Video Games Linked To Child Aggression

2 views
Skip to first unread message

Renee Conradie

unread,
Nov 4, 2008, 5:48:56 AM11/4/08
to ga...@googlegroups.com
Picked this up on slashdot this morning: http://games.slashdot.org/article.pl?sid=08/11/03/1520229

the4thdimension writes "CNN is running a story this morning that explains new research showing a correlation between video games and aggression in children. The study monitored groups of US and Japanese children, asking them to rate their violent behavior over a period of several months while they played video games in their free time. The study concludes that it has "pretty good evidence" that there is a link between video games and childhood aggression." Stories like this make me want to smash things.


Aubrey Kilian

unread,
Nov 4, 2008, 8:51:14 AM11/4/08
to ga...@googlegroups.com
Hi,

You obviously played "video games" when you were younger. ;-)
Heh, just kidding. Yes, these "studies" need to be explained more and
done better. What games did they use? Was it the same game or
different games? How old were the kids? Were there other external
factors that could have contributed to the so-called aggression?

Given a group of kids and sufficient material and time, you can make a
study that proves just about anything.
These "studies" are usually rubbish anyway. Whoever funded it should
get a life.

-Aubrey

>
>
>
> >
>

Alan Amory

unread,
Nov 4, 2008, 9:47:23 AM11/4/08
to ga...@googlegroups.com
An abstract from a paper by Anderson entitles "An update on the effects of playing violent video games" from Journal of Adolescence 27 (2004) 113–122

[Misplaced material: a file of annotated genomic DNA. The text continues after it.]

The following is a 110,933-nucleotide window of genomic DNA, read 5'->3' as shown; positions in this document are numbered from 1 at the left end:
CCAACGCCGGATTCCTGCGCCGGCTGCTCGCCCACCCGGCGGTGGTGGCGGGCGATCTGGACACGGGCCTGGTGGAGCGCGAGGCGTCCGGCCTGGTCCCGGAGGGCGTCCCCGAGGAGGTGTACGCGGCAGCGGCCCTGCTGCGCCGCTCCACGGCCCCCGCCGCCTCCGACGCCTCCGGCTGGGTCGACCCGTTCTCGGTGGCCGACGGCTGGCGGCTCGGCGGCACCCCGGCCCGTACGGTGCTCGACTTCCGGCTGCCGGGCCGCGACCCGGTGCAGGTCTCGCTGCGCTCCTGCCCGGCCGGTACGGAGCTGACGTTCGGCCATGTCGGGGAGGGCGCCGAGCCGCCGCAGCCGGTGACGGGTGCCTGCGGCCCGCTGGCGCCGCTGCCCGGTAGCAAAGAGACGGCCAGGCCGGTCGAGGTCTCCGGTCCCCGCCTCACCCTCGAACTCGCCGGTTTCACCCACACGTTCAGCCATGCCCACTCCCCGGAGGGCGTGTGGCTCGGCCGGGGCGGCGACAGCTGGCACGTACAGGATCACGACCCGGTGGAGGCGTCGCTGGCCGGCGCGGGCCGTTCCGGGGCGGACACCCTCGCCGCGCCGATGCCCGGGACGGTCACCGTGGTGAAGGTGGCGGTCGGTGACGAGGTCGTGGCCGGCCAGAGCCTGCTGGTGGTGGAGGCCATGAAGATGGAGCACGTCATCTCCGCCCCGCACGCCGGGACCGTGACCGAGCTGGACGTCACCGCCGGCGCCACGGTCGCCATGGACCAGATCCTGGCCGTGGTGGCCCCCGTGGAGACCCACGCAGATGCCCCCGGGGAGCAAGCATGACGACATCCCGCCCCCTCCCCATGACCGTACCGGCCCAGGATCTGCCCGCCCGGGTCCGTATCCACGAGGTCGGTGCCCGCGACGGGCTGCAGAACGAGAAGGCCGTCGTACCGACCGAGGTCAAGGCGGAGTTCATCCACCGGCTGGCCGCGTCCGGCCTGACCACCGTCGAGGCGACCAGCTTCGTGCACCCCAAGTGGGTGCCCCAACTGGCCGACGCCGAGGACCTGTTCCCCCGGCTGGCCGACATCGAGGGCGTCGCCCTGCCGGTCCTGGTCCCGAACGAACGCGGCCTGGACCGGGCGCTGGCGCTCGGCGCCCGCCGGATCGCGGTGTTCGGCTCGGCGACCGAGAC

This article presents a brief overview of existing research on the effects of exposure to violent video
games.An updated meta-analysis reveals that exposure to violent video games is significantly linked to
increases in aggressive behaviour, aggressive cognition, aggressive affect, and cardiovascular arousal, and
to decreases in helping behaviour. Experimental studies reveal this linkage to be causal. Correlational
studies reveal a linkage to serious, real-world types of aggression. Methodologically weaker studies yielded
smaller effect sizes than methodologically stronger studies, suggesting that previous meta-analytic studies of
violent video games underestimate the true magnitude of observed deleterious effects on behaviour,
cognition, and affect.

BUT

from Aggression and Violent Behavior 12 (2007) 470–482 by Ferguson entitled "Evidence for publication bias in video game violence
effects literature: A meta-analytic review":
Violence in video games has come under increasing research attention over the past decade. Researchers in this area have
suggested that violent video games may cause aggressive behavior among players. However, the state of the extant literature has
not yet been examined for publication bias. The current meta-analysis is designed to correct for this oversight. Results indicated